Walter Cronkite, the premier TV anchorman of the networks' golden age who reported a tumultuous time with reassuring authority and came to be called "the most trusted man in America," has died. He was 92.
CBS vice president Linda Mason says Cronkite died at 7:42 p.m. Friday with his family by his side at his home in New York after a long illness.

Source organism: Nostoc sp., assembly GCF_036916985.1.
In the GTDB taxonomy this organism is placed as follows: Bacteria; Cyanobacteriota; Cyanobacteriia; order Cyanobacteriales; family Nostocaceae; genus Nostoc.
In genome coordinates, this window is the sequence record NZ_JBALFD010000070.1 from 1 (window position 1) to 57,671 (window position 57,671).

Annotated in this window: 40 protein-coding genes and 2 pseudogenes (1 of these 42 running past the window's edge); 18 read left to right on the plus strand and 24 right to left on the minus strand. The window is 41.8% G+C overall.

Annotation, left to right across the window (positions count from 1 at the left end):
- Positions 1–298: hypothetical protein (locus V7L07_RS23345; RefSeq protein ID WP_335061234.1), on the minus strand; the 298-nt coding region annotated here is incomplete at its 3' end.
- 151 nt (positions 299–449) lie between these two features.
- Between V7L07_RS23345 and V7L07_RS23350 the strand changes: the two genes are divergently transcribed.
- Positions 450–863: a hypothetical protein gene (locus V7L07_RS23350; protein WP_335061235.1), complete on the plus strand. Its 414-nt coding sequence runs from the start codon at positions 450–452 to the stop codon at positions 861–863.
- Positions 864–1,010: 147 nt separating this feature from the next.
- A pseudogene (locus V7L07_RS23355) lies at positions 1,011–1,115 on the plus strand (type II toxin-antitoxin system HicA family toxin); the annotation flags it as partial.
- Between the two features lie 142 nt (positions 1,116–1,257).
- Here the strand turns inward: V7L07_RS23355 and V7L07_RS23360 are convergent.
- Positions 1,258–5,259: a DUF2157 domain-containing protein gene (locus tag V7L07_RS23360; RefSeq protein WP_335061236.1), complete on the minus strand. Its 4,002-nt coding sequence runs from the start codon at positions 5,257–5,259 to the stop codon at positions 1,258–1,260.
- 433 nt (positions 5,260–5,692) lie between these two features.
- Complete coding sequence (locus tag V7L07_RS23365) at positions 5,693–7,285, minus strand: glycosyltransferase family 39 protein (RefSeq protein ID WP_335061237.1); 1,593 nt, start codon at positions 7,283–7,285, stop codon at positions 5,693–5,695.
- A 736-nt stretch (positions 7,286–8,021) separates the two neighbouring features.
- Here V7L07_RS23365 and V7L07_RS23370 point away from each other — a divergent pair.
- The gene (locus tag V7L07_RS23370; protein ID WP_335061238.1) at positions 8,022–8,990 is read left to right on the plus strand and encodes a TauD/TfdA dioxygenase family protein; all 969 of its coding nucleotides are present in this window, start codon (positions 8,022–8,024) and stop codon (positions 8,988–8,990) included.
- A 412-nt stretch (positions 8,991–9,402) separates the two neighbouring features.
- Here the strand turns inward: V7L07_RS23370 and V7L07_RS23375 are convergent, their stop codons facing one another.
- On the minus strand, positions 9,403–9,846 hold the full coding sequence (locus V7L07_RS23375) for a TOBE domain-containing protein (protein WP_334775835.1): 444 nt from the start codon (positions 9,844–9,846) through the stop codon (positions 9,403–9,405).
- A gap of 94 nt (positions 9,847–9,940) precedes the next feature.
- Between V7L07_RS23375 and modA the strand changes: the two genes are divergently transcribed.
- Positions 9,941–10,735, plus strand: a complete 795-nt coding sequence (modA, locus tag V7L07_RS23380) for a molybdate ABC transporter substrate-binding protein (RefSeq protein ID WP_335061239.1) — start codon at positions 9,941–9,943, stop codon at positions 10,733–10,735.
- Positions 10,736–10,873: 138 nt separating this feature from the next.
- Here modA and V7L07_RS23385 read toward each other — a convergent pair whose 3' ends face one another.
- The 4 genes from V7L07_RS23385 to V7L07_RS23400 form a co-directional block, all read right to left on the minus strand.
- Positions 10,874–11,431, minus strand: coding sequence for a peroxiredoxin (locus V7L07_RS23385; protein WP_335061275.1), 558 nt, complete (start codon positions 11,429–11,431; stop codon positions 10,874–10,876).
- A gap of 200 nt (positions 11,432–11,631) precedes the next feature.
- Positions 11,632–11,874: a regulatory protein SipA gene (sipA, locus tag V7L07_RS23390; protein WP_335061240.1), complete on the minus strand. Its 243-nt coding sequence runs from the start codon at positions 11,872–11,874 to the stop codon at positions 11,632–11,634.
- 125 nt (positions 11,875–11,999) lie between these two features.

He was the face of the "CBS Evening News" from 1962 to 1981, when stories ranged from the assassinations of President John F. Kennedy and the Rev. Martin Luther King Jr. to racial and anti-war riots, Watergate and the Iranian hostage crisis.
It was Cronkite who read the bulletins coming from Dallas when Kennedy was shot Nov. 22, 1963, interrupting a live CBS-TV broadcast of the soap opera "As the World Turns."
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